My Last Supper: One Meal, a Lifetime in the Making by Jay Rayner - review by Jeremy Lee

Jeremy Lee

Not a Chicken Wing in Sight

My Last Supper: One Meal, a Lifetime in the Making


Guardian Faber 284pp £16.99 order from our bookshop

Wondering what would be the very last bite you take in this life may well be a chilling exercise. A final meal is more often than not the last thing on the mind of someone in full knowledge of their imminent death. For Jay Rayner, it’s an adventure into which he can sink his well-practised teeth. He embarks on it by considering the curious choices made by some of death row’s more nefarious residents, from a single olive to the inevitable buckets of fried chicken and burgers, ordered from the usual suspects of fast food chains, washed down with diet drinks, as if such a consideration had any worth in the circumstances.

Not for our author, a celebrated restaurant critic, such drab succour, so disappointing and uninteresting considering the infamy of the crimes committed. No, Rayner sets out to make a menu that celebrates his life. He travels down the years to recall his most cherished culinary memories, his mother and dear friends, laughs aplenty and great sadnesses, arriving ultimately at a menu that distils his life into one ultimate dinner.

There is a television play, written by Kazuo Ishiguro, called The Gourmet, starring Charles Gray in one of his last appearances on screen. The protagonist is a gourmet, the very model of an epicure, who has eaten everything and struggles with the weary business of ennui, until he is granted the secret to trapping, preparing, cooking and eating a ghost. The ghost – a very reliable one, as ghosts go – haunts a Hawksmoor church in the East End of London, to which the protagonist goes in search of the ultimate delicacy. Driving away from the scene afterwards, leaving behind him a great pile of paraphernalia (and an unholy mess it is), he mutters from the back of his Rolls-Royce to the chauffeur up front what a brilliant success he has had. But euphoria lasts only a few moments before dreary ennui settles upon him once more. The metaphor is clear.

Readers of Rayner’s book may be forgiven a certain dread of their own while anticipating the choices he makes for his meal. Might it be the same as winning the lottery and suddenly being in possession of untold wealth, with every wish granted, every whim sated? But although he travels through time and space to find the best produce, his choices, delightfully, are not obvious. Shadowing Rayner as he decides on and then sets out in search of all that he wishes for at a final gathering at table with near and dear (vital for a hearty appetite and conviviality), the reader is taken on a journey from London in the 1970s, through his years as a student and columnist, to his becoming a restaurant critic. There is the happy recollection of eating oysters for the first time at the age of ten, having been taken to a restaurant by his mother to be tutored in their joys. There is the search for the best bread. There is, too, the seeking out of butter. The bread is there to accompany Carlingford oysters, as great an oyster as one could wish for, ‘Gulf-esque in their creaminess’. It’s vital too for scooping up the garlic butter from the snails, cooked in the classic form, that also appear on Rayner’s menu, which concludes with a glorious meringue confection. Rayner’s shopping list induces a great sigh of relief. I can happily relax and applaud the choices made.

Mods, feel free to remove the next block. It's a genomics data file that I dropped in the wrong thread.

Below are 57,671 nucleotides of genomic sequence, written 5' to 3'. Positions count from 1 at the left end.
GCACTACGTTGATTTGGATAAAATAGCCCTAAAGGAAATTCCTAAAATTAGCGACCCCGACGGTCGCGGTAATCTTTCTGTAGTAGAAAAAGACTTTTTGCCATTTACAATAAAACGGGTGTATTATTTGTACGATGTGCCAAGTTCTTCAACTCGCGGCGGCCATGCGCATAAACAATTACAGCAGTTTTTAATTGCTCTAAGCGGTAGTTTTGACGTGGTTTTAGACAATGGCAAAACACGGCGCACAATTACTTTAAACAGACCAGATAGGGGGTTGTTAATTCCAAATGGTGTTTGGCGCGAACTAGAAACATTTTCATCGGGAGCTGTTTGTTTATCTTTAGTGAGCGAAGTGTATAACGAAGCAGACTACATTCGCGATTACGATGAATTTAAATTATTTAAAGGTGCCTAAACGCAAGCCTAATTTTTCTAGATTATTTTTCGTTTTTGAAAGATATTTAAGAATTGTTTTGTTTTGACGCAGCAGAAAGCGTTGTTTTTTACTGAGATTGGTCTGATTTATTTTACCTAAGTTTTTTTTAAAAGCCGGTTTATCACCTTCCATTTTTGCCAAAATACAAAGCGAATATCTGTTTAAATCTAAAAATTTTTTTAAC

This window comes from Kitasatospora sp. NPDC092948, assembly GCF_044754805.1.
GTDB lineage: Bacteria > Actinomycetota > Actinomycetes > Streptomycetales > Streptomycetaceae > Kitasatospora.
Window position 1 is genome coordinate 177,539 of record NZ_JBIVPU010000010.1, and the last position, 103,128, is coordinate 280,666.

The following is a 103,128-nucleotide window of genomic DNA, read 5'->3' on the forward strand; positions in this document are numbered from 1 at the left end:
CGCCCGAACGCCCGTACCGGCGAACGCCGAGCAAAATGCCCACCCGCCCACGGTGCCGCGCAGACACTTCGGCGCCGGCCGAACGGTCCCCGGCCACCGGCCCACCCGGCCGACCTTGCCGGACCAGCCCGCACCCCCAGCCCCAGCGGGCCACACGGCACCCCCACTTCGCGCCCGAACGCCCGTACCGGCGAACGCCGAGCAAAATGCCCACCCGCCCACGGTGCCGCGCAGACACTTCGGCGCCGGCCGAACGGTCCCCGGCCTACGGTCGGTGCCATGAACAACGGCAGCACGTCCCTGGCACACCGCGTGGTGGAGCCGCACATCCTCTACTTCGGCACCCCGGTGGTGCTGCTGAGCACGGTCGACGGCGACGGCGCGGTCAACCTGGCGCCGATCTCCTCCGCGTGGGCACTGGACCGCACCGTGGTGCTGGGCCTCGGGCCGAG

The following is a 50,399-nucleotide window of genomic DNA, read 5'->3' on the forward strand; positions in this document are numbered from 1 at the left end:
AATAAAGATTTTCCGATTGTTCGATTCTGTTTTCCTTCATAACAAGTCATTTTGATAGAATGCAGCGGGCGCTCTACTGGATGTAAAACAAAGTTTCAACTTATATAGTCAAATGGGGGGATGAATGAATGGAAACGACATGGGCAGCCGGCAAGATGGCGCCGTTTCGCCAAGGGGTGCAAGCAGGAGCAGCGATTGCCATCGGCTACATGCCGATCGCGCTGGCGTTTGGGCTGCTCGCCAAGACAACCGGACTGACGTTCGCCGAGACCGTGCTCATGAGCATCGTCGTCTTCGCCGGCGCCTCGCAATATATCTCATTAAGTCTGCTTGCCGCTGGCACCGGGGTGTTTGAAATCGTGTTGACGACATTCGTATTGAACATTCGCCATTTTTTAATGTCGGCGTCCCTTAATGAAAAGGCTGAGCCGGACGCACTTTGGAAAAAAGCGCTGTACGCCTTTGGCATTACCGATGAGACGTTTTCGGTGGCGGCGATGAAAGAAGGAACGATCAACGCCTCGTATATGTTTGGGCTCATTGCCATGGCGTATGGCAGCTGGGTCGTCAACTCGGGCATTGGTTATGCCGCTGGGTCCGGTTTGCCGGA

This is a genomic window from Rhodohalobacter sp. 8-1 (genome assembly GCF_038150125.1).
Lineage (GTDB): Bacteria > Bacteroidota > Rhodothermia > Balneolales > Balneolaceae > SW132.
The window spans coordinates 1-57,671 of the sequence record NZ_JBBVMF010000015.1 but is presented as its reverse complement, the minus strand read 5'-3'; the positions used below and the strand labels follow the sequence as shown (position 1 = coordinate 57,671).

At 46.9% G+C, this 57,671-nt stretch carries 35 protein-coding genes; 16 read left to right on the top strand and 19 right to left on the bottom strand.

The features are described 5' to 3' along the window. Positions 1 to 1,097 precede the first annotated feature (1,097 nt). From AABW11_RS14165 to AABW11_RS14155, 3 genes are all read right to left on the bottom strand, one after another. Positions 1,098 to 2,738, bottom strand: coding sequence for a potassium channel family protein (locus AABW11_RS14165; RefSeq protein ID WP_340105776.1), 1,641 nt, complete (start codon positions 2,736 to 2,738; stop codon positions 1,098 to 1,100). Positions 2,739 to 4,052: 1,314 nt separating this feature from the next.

In among the tales of gathering all the various parts of this last supper are stories and favourite songs, another string to Rayner’s bow being a talent for jazz. Then there is the question of who should cook this last supper. Here, his choice proves peerless. Henry Harris created in London a beautiful little corner of France in his late and much lamented restaurant Racine. The closing of Racine in 2015 I often think of as a foreboding of what was to come, for how could such a lovely restaurant that celebrated and executed the bistro cooking of France so brilliantly not flourish? Although the restaurant closed, Harris rallied and carried on cooking. Suffice it to say that after a life spent eating and cooking French food and years as Simon Hopkinson’s head chef at Hilaire and then Bibendum, which produced cuisine bonne femme magnificently, Harris would do Rayner proud.

A last supper is by its very nature an indulgent thought. Frankly, most folk would rather not turn their minds to it. Should one ever be faced with such a prospect, a celebration of one’s life is surely what it should be.

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